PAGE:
For third-trimester abortions, things are more complicated. A specialist is required for this more complex abortion, and some states have made third-trimester abortions illegal except in medical emergencies. Because this is during a period when the fetus is further developed, it is slightly riskier than earlier procedures.
Third-trimester abortions are especially notorious in pro-life circles, where they are labelled “late-term abortions.” The procedure is often referenced when arguing against abortion as it is an especially invasive surgery which can be more painful and significantly more unpleasant. Many of the graphic images of fetuses currently displayed by pro-life protesters on Pedestrian Walkway depict the aftermath of this surgery.
As an aside, if you are new to UT, you should know that the ‘Abortress’ pays us a visit every single year. So, yeah. Welcome to Rocky Top.
More radical elements of the pro-life side have even fanned conspiracy theories, claiming that Planned Parenthood ‘incentivizes’ late-term abortions for organ harvesting.
But here is the thing: Third-term abortions only account for less than one percent of all abortions in the United States. The vast majority – over 90 percent – are abortions undertaken in the first trimester. In other words, these false narratives are totally unfounded by statistical facts.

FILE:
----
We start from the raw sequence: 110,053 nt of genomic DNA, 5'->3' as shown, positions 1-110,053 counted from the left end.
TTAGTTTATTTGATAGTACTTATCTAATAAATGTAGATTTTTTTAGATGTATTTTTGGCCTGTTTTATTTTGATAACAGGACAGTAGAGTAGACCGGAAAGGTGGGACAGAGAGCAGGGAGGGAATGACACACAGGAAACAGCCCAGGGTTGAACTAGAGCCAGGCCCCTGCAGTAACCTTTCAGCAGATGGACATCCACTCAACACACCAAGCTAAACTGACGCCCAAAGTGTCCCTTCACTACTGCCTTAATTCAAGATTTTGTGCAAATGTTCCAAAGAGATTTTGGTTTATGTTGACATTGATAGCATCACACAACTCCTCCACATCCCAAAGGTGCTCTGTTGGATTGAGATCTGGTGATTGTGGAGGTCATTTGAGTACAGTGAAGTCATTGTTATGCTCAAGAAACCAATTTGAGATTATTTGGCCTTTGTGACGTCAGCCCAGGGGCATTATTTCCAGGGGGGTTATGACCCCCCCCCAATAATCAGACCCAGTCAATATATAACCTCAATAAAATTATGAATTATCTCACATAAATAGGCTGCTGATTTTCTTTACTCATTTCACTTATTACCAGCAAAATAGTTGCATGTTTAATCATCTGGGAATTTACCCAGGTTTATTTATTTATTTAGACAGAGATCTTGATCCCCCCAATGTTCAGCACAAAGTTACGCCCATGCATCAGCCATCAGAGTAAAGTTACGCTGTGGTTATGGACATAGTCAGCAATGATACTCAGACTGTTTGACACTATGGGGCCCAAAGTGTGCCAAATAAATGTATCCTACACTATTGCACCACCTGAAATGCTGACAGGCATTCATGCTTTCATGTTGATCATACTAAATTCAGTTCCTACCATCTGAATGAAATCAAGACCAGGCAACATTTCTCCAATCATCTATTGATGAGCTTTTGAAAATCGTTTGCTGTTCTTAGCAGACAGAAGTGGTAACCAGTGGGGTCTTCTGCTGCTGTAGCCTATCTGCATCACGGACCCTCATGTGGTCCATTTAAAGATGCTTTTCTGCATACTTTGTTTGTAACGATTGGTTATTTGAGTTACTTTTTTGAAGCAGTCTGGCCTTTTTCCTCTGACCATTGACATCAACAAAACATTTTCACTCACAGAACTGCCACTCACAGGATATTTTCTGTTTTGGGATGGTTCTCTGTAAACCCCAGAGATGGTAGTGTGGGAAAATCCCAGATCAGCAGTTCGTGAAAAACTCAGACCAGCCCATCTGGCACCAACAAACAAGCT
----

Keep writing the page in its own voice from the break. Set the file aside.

When it comes to the morality of abortion, there are a plethora of historic, religious and cultural differences that all shape our opinions on it. I am not about to tell you what is the ‘right’ belief you should have on this issue.
What is important for us all to keep in mind when it comes to abortion is that none of us have a moral trump card. For this reason, compassion and understanding should be the words of the day when it comes to the abortion debate for the sake of better dialogue between the two sides.
I will also point out that there is no consensus in either medical science, religion or even philosophy on when a fetus begins to be considered human, and thus have a right to life.
There exist several arguments in all these fields, and many have significant objections against them. All these arguments rely on some amount of vagueness to be credible, and no one is more definitive than any other in delineating when a fetus has the right to life.